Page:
One Baldwin City organization is working to make a difference in the lives of adults and children with special needs, and junior Kendra Clark is witnessing these changes firsthand.
According to its website, Midnight Farm “provides year round therapeutic horseback riding lessons to children and adults of all abilities.” Clark is interning and working as a side walker to make sure neither the horse or the rider is harmed during rides.
“I like to see the improvements of the people that I work with,” Clark said. “From week to week, even though they improve on small things, their small improvements will stack up.”
Research shows people with mental disabilities can stimulate their brains while riding horses. The stimulation caused from the movement can help them focus on other things and allow them improve information processing.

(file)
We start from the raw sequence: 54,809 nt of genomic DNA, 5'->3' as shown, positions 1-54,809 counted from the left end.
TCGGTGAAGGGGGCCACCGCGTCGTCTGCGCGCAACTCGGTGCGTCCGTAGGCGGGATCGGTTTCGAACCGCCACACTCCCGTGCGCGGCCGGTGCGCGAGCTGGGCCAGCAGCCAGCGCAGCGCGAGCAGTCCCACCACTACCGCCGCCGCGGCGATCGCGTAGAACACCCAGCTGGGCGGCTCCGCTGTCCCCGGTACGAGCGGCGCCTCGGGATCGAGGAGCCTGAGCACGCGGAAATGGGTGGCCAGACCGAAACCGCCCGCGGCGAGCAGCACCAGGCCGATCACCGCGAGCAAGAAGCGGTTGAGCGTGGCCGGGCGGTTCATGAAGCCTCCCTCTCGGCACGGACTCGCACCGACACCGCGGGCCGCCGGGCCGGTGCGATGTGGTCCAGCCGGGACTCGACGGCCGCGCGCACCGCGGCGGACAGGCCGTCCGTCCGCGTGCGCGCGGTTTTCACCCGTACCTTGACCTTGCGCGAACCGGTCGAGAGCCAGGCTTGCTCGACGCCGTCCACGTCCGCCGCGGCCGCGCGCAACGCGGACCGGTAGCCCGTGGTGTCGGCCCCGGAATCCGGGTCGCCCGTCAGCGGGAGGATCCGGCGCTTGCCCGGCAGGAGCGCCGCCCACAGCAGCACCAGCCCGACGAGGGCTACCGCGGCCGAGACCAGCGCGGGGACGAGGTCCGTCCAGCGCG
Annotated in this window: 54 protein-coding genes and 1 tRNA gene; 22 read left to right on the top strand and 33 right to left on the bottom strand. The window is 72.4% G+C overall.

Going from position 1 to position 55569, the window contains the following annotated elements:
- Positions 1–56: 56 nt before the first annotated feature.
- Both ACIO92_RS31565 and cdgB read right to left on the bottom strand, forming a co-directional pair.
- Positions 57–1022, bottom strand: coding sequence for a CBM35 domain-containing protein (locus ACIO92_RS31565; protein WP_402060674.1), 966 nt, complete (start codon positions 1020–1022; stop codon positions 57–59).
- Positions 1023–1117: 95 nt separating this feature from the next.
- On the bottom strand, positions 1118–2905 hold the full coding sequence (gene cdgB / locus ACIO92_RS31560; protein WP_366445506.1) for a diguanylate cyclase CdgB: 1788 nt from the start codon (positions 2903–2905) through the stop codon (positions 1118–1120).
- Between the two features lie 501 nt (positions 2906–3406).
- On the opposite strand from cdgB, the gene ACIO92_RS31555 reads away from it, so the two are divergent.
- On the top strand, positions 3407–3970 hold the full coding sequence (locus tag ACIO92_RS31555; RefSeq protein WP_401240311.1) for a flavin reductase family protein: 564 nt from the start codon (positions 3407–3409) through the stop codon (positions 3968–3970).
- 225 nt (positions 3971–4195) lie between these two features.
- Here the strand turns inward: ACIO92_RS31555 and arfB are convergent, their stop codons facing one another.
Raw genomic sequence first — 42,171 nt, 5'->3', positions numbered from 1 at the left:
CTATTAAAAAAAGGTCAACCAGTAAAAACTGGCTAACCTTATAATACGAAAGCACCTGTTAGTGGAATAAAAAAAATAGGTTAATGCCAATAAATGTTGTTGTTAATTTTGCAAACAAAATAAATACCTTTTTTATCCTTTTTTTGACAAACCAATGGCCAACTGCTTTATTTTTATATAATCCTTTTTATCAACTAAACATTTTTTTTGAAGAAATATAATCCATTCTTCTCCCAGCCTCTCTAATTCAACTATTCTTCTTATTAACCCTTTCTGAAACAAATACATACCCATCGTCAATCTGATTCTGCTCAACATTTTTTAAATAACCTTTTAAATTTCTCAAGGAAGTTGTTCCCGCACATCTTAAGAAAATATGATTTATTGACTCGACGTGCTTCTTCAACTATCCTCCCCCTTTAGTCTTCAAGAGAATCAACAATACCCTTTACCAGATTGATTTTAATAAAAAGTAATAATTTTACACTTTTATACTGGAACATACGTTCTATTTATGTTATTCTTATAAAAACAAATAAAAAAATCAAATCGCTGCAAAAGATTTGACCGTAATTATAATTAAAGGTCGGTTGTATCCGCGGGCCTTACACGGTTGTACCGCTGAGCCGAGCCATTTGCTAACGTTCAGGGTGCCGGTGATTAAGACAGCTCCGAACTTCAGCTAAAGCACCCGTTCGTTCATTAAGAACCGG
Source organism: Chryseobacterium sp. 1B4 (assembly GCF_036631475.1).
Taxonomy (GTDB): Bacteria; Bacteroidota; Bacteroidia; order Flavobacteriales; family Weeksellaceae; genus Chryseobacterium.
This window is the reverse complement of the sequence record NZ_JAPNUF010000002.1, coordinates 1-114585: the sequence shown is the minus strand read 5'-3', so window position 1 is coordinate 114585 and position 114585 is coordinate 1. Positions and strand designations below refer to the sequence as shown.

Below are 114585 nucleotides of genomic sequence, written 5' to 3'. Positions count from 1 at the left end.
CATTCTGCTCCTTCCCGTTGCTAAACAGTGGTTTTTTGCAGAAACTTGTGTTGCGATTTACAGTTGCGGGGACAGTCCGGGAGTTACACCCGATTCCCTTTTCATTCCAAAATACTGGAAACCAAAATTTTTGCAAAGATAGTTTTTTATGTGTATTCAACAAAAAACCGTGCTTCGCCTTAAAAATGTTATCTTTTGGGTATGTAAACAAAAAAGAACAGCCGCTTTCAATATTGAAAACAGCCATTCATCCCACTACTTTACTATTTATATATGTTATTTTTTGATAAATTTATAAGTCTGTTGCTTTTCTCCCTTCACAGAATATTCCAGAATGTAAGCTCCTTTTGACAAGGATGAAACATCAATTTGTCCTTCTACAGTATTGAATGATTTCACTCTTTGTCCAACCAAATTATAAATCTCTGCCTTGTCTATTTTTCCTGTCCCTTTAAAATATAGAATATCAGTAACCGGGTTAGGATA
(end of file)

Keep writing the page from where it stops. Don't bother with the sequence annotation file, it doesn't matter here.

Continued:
“It’s exciting when one week they can finally understand that they need to hold the reins,” Clark said. “And then the next week, they steer their horse.”
For physically disabled people, the perks of riding the horse come from the movement of the horse. As they are riding, the horse’s walk can resemble a human walking. While the hips of the horse are moving, they benefit the physically disabled by engaging their hips and strengthening their muscles.
“Seeing them make progress makes you feel like you’re making a difference in their life,” Clark said.